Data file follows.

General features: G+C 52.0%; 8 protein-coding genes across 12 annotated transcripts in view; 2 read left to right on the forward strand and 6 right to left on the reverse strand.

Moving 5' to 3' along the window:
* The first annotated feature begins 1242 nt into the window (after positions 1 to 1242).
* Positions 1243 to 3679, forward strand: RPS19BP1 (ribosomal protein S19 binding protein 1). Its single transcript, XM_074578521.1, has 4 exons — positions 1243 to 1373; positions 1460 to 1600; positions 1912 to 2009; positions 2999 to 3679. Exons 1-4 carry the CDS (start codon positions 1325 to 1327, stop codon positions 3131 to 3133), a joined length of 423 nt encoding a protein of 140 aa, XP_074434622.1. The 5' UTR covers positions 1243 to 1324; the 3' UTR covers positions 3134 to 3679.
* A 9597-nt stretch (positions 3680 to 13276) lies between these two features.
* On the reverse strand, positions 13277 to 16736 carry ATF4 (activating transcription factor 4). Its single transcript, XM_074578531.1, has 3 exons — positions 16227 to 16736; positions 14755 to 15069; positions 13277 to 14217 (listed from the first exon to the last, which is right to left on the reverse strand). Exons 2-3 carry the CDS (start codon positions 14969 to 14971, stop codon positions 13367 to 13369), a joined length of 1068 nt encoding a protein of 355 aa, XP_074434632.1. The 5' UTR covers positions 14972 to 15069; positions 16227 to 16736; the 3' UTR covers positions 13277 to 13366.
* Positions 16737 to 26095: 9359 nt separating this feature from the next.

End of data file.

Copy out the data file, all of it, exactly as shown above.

General features: G+C 52.0%; 8 protein-coding genes across 12 annotated transcripts in view; 2 read left to right on the forward strand and 6 right to left on the reverse strand.

Moving 5' to 3' along the window:
* The first annotated feature begins 1242 nt into the window (after positions 1 to 1242).
* Positions 1243 to 3679, forward strand: RPS19BP1 (ribosomal protein S19 binding protein 1). Its single transcript, XM_074578521.1, has 4 exons — positions 1243 to 1373; positions 1460 to 1600; positions 1912 to 2009; positions 2999 to 3679. Exons 1-4 carry the CDS (start codon positions 1325 to 1327, stop codon positions 3131 to 3133), a joined length of 423 nt encoding a protein of 140 aa, XP_074434622.1. The 5' UTR covers positions 1243 to 1324; the 3' UTR covers positions 3134 to 3679.
* A 9597-nt stretch (positions 3680 to 13276) lies between these two features.
* On the reverse strand, positions 13277 to 16736 carry ATF4 (activating transcription factor 4). Its single transcript, XM_074578531.1, has 3 exons — positions 16227 to 16736; positions 14755 to 15069; positions 13277 to 14217 (listed from the first exon to the last, which is right to left on the reverse strand). Exons 2-3 carry the CDS (start codon positions 14969 to 14971, stop codon positions 13367 to 13369), a joined length of 1068 nt encoding a protein of 355 aa, XP_074434632.1. The 5' UTR covers positions 14972 to 15069; positions 16227 to 16736; the 3' UTR covers positions 13277 to 13366.
* Positions 16737 to 26095: 9359 nt separating this feature from the next.